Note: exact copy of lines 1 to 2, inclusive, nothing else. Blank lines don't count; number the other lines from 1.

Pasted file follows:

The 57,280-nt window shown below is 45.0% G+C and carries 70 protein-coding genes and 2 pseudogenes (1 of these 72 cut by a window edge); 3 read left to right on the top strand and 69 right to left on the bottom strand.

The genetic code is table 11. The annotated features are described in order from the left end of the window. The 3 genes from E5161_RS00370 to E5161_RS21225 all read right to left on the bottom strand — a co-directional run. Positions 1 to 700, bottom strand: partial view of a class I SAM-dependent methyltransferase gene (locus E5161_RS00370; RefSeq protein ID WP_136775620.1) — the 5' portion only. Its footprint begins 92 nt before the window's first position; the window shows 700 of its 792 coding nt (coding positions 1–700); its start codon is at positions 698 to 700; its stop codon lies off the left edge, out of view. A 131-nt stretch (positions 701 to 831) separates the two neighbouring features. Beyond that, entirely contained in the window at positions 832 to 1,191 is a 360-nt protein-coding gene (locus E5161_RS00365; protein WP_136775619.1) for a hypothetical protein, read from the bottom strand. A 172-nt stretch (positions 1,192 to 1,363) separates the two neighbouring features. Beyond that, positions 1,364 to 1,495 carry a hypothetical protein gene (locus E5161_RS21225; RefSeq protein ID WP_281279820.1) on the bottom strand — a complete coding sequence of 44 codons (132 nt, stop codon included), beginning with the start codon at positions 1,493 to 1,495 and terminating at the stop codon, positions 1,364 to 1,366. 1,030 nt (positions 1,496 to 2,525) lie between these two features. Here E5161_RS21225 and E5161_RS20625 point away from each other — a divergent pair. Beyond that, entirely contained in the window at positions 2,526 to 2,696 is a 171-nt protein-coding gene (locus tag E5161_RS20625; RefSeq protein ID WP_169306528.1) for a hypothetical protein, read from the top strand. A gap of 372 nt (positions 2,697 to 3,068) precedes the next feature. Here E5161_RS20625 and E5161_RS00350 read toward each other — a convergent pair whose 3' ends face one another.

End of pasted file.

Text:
The 57,280-nt window shown below is 45.0% G+C and carries 70 protein-coding genes and 2 pseudogenes (1 of these 72 cut by a window edge); 3 read left to right on the top strand and 69 right to left on the bottom strand.

The genetic code is table 11. The annotated features are described in order from the left end of the window. The 3 genes from E5161_RS00370 to E5161_RS21225 all read right to left on the bottom strand — a co-directional run. Positions 1 to 700, bottom strand: partial view of a class I SAM-dependent methyltransferase gene (locus E5161_RS00370; RefSeq protein ID WP_136775620.1) — the 5' portion only. Its footprint begins 92 nt before the window's first position; the window shows 700 of its 792 coding nt (coding positions 1–700); its start codon is at positions 698 to 700; its stop codon lies off the left edge, out of view. A 131-nt stretch (positions 701 to 831) separates the two neighbouring features. Beyond that, entirely contained in the window at positions 832 to 1,191 is a 360-nt protein-coding gene (locus E5161_RS00365; protein WP_136775619.1) for a hypothetical protein, read from the bottom strand. A 172-nt stretch (positions 1,192 to 1,363) separates the two neighbouring features. Beyond that, positions 1,364 to 1,495 carry a hypothetical protein gene (locus E5161_RS21225; RefSeq protein ID WP_281279820.1) on the bottom strand — a complete coding sequence of 44 codons (132 nt, stop codon included), beginning with the start codon at positions 1,493 to 1,495 and terminating at the stop codon, positions 1,364 to 1,366. 1,030 nt (positions 1,496 to 2,525) lie between these two features. Here E5161_RS21225 and E5161_RS20625 point away from each other — a divergent pair. Beyond that, entirely contained in the window at positions 2,526 to 2,696 is a 171-nt protein-coding gene (locus tag E5161_RS20625; RefSeq protein ID WP_169306528.1) for a hypothetical protein, read from the top strand. A gap of 372 nt (positions 2,697 to 3,068) precedes the next feature. Here E5161_RS20625 and E5161_RS00350 read toward each other — a convergent pair whose 3' ends face one another.